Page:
Round Table dedicated to Miklós Jancsó

BFM — 34
BFM — 34
10 March
2016
15.00
Bookshop – Piazza della Libertà – Bergamo

A round table dedicated to the protagonist of BFM 34 full retrospective will take place Thursday, March the 10th at the Bookshop in Piazza della Libertà.

Speakers: Zsuzsanna Csakany, Cecilia Ermini, Gabor Gelencser, Judit Pinter, Lorenzo Rossi, Silvana Silvestri, Gary Vanisian, Paolo Vecchi, Gloria Zerbinati.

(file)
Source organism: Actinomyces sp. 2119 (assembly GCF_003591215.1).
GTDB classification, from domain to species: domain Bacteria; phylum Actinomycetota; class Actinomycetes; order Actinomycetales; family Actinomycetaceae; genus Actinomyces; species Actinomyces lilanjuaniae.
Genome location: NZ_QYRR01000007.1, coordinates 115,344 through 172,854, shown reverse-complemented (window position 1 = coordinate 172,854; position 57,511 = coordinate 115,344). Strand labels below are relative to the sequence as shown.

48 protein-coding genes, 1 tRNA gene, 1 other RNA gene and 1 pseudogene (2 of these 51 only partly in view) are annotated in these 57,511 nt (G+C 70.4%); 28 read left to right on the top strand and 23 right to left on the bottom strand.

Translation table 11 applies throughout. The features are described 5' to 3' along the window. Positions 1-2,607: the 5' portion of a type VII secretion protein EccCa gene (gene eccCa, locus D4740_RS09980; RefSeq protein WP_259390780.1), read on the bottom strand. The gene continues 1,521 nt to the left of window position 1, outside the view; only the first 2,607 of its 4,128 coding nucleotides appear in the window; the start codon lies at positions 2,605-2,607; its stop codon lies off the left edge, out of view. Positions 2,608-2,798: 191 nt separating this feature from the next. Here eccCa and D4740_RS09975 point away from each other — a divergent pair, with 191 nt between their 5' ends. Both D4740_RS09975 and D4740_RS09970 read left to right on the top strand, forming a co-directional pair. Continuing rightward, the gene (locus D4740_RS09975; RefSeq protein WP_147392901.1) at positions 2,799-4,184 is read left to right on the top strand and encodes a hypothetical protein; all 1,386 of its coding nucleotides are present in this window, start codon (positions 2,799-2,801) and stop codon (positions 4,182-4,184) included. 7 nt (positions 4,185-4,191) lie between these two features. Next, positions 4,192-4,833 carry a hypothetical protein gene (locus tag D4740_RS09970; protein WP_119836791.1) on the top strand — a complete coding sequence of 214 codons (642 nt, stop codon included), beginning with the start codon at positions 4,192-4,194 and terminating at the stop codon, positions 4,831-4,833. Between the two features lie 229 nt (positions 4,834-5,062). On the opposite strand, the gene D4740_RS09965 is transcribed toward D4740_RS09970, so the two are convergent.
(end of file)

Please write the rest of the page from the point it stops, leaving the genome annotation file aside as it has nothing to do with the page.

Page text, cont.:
Miklós Jancsó was born in Vác (Budapest) in 1921 to a Hungarian father and Romanian mother. His family was part of the minor nobility based in Transylvania, which used to be Hungarian territory but was then handed over to Romania after WWI. During the war, Jancsó studied law at university, but his real interest was devoted to ethnology and art history. After the war he became a leader of the United World College movement, whereby young intellectuals provided formative training for workers and farmers and spread the regime’s political culture. In 1947 he joined the Academy of Theatre and Film Arts, where he graduated in 1951. For over ten years he produced documentaries on request, and cultivated his passion for foreign cinema and authors such as Wajda and Antonioni. His first feature film was Oldás és kötes (Cantata, 1963), the story of a young surgeon who doubts his professional vocation as much as his personal choices. From 1964 to 1972 he directed many films in Hungary; in the early 1970s he started to work in Italian productions. Szegénylegények (The Round-Up, 1966) was an international success, making Jancsó a prominent figure of new Hungarian cinema. In Hungary he benefited from special working conditions: his notoriety allowed his works to be generously funded. At the same time, Jancsó reached a very personal style, rich in long, audacious camera moves, and in complex and somewhat sensual sequence shots, amalgamating in a spectacular way landscapes, choreographies, people, the brutality of power and the desire for freedom.Csend és kiáltás (Silence and Cry, 1968), Csillagosok, katonák (The Red and the White, 1967), Sirokkó (Winter Wind, 1969) eMég kér a nép (Red Psalm, 1972) are among his best known works. His main theme is history, although he did not follow the socialist-realist canons. The protagonist of his films is space itself. It may be the space represented by those huge plains where armies battled and the three-dimensional tale of history was told, whereby Hungarian history – from the 1867 declaration of independence to the Hungarian Soviet Republic, to the 1917 Bolshevik fight – is a symbol of all the changes that seemed possible to European eyes at the time. In the early 1970s he directed several films of Italian production, among which La pacifista/Smetti di piovere (The Pacifist, 1970), La tecnica e il rito (1974), Roma rivuole Cesare (Rome Wants Another Caesar, 1974), and the much-debated Vizi privati, pubbliche virtù (Private Vices, Public Pleasures, 1976), which turned the Mayerling tragedy into an Austro-Hungarian erotic-funereal ballet. Back to Hungary, at the end of the decade he produced other important works such as Magyar rapszódia (Hungarian Rhapsody, 1979), L’aube (Dawn, 1986), Szörnyekévadja (Season of Monsters, 1987), and he held a teaching position at Filmművészeti Főiskola Színházművészeti in Budapest, and – from 1990 to 1992 – at Harvard University. He was awarded the Golden Lion Honorary Award at Venice Film Festival in 1990. He died in 2014, aged 92.

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